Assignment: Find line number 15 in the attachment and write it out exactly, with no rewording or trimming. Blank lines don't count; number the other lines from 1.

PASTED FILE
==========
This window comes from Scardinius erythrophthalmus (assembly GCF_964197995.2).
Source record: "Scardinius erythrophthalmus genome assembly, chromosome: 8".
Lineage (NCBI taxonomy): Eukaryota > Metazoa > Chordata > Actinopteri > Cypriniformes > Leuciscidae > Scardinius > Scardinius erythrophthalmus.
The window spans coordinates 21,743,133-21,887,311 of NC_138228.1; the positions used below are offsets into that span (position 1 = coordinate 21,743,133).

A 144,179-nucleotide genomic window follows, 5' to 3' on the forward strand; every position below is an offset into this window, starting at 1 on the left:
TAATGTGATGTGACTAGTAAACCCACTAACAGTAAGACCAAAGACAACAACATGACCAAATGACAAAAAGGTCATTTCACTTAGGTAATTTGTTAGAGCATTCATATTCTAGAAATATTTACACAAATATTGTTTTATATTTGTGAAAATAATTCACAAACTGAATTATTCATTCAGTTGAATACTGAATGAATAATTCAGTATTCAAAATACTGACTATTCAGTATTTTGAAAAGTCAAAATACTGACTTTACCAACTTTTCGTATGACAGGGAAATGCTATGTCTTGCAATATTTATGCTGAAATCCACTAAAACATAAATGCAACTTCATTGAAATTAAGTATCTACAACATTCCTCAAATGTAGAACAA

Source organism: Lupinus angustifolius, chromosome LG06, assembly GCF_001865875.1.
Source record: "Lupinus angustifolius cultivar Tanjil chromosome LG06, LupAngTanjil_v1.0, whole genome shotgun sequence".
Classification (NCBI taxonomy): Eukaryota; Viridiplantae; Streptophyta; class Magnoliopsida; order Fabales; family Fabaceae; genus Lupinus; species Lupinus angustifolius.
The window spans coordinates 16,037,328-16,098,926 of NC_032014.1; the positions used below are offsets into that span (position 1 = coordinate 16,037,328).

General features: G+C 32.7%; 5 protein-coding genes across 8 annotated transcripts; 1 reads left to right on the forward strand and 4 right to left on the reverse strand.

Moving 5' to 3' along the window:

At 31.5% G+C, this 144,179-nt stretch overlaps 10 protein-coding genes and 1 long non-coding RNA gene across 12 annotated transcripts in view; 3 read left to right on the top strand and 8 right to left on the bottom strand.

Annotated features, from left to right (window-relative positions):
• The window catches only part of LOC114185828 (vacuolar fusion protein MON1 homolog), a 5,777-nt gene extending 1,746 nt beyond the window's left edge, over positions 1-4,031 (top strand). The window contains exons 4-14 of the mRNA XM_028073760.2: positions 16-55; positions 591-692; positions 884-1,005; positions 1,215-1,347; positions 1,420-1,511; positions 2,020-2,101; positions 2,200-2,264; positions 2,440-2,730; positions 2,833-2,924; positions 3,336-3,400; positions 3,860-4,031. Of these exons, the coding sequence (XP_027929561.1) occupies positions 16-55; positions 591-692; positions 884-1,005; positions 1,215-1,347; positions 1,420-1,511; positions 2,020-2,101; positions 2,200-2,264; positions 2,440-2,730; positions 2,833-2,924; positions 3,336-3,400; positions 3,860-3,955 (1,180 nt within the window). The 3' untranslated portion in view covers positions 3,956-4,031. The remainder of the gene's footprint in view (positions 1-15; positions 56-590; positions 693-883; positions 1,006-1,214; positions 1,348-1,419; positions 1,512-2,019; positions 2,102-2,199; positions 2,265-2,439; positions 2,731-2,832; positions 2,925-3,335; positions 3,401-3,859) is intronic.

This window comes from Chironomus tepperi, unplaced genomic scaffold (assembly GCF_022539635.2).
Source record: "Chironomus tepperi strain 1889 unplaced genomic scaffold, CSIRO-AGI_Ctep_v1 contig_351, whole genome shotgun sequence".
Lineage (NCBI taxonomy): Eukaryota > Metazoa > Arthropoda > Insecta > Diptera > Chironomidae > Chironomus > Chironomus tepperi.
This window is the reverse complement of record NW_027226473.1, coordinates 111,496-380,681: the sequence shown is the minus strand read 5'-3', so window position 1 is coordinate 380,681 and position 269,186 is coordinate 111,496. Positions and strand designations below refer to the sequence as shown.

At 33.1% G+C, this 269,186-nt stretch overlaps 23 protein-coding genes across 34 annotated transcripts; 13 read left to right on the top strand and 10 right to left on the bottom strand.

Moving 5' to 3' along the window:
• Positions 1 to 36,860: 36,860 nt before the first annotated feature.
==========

• The window catches only part of LOC114185828 (vacuolar fusion protein MON1 homolog), a 5,777-nt gene extending 1,746 nt beyond the window's left edge, over positions 1-4,031 (top strand). The window contains exons 4-14 of the mRNA XM_028073760.2: positions 16-55; positions 591-692; positions 884-1,005; positions 1,215-1,347; positions 1,420-1,511; positions 2,020-2,101; positions 2,200-2,264; positions 2,440-2,730; positions 2,833-2,924; positions 3,336-3,400; positions 3,860-4,031. Of these exons, the coding sequence (XP_027929561.1) occupies positions 16-55; positions 591-692; positions 884-1,005; positions 1,215-1,347; positions 1,420-1,511; positions 2,020-2,101; positions 2,200-2,264; positions 2,440-2,730; positions 2,833-2,924; positions 3,336-3,400; positions 3,860-3,955 (1,180 nt within the window). The 3' untranslated portion in view covers positions 3,956-4,031. The remainder of the gene's footprint in view (positions 1-15; positions 56-590; positions 693-883; positions 1,006-1,214; positions 1,348-1,419; positions 1,512-2,019; positions 2,102-2,199; positions 2,265-2,439; positions 2,731-2,832; positions 2,925-3,335; positions 3,401-3,859) is intronic.